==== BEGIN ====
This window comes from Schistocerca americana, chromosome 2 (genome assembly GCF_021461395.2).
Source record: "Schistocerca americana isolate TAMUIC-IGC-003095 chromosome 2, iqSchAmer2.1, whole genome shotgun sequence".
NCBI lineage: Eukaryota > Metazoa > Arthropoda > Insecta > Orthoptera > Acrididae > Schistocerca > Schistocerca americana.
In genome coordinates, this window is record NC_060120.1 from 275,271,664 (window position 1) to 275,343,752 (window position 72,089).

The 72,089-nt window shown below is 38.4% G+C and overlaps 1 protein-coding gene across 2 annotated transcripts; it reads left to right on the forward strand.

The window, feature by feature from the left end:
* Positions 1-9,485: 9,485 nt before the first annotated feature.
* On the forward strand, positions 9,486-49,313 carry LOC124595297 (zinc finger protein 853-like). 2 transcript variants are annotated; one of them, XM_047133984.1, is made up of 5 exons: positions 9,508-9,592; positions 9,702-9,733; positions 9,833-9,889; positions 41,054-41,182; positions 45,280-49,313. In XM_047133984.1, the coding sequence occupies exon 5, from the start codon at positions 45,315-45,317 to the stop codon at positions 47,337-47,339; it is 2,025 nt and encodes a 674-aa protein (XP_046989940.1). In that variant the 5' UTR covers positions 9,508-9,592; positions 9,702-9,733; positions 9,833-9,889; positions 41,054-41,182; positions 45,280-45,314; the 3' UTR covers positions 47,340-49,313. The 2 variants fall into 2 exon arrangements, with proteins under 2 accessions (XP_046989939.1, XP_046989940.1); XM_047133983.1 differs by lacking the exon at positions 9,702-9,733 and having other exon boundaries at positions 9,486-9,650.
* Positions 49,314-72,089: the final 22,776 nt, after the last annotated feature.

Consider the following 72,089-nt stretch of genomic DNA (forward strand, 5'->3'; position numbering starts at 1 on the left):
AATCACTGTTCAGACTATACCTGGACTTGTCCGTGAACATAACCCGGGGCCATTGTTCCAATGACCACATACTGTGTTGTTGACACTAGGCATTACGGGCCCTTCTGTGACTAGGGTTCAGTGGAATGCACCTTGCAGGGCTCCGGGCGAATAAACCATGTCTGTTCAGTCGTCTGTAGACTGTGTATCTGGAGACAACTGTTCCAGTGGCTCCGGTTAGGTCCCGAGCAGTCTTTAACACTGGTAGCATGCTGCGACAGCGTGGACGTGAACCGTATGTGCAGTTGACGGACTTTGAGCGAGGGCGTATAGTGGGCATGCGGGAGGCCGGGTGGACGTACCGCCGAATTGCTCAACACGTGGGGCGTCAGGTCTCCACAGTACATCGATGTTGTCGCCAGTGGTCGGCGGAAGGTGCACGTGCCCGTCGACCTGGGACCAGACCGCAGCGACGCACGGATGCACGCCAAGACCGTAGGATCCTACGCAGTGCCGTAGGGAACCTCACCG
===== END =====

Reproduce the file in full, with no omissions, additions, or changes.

This window comes from Schistocerca americana, chromosome 2 (genome assembly GCF_021461395.2).
Source record: "Schistocerca americana isolate TAMUIC-IGC-003095 chromosome 2, iqSchAmer2.1, whole genome shotgun sequence".
NCBI lineage: Eukaryota > Metazoa > Arthropoda > Insecta > Orthoptera > Acrididae > Schistocerca > Schistocerca americana.
In genome coordinates, this window is record NC_060120.1 from 275,271,664 (window position 1) to 275,343,752 (window position 72,089).

The 72,089-nt window shown below is 38.4% G+C and overlaps 1 protein-coding gene across 2 annotated transcripts; it reads left to right on the forward strand.

The window, feature by feature from the left end:
* Positions 1-9,485: 9,485 nt before the first annotated feature.
* On the forward strand, positions 9,486-49,313 carry LOC124595297 (zinc finger protein 853-like). 2 transcript variants are annotated; one of them, XM_047133984.1, is made up of 5 exons: positions 9,508-9,592; positions 9,702-9,733; positions 9,833-9,889; positions 41,054-41,182; positions 45,280-49,313. In XM_047133984.1, the coding sequence occupies exon 5, from the start codon at positions 45,315-45,317 to the stop codon at positions 47,337-47,339; it is 2,025 nt and encodes a 674-aa protein (XP_046989940.1). In that variant the 5' UTR covers positions 9,508-9,592; positions 9,702-9,733; positions 9,833-9,889; positions 41,054-41,182; positions 45,280-45,314; the 3' UTR covers positions 47,340-49,313. The 2 variants fall into 2 exon arrangements, with proteins under 2 accessions (XP_046989939.1, XP_046989940.1); XM_047133983.1 differs by lacking the exon at positions 9,702-9,733 and having other exon boundaries at positions 9,486-9,650.
* Positions 49,314-72,089: the final 22,776 nt, after the last annotated feature.

Consider the following 72,089-nt stretch of genomic DNA (forward strand, 5'->3'; position numbering starts at 1 on the left):
AATCACTGTTCAGACTATACCTGGACTTGTCCGTGAACATAACCCGGGGCCATTGTTCCAATGACCACATACTGTGTTGTTGACACTAGGCATTACGGGCCCTTCTGTGACTAGGGTTCAGTGGAATGCACCTTGCAGGGCTCCGGGCGAATAAACCATGTCTGTTCAGTCGTCTGTAGACTGTGTATCTGGAGACAACTGTTCCAGTGGCTCCGGTTAGGTCCCGAGCAGTCTTTAACACTGGTAGCATGCTGCGACAGCGTGGACGTGAACCGTATGTGCAGTTGACGGACTTTGAGCGAGGGCGTATAGTGGGCATGCGGGAGGCCGGGTGGACGTACCGCCGAATTGCTCAACACGTGGGGCGTCAGGTCTCCACAGTACATCGATGTTGTCGCCAGTGGTCGGCGGAAGGTGCACGTGCCCGTCGACCTGGGACCAGACCGCAGCGACGCACGGATGCACGCCAAGACCGTAGGATCCTACGCAGTGCCGTAGGGAACCTCACCG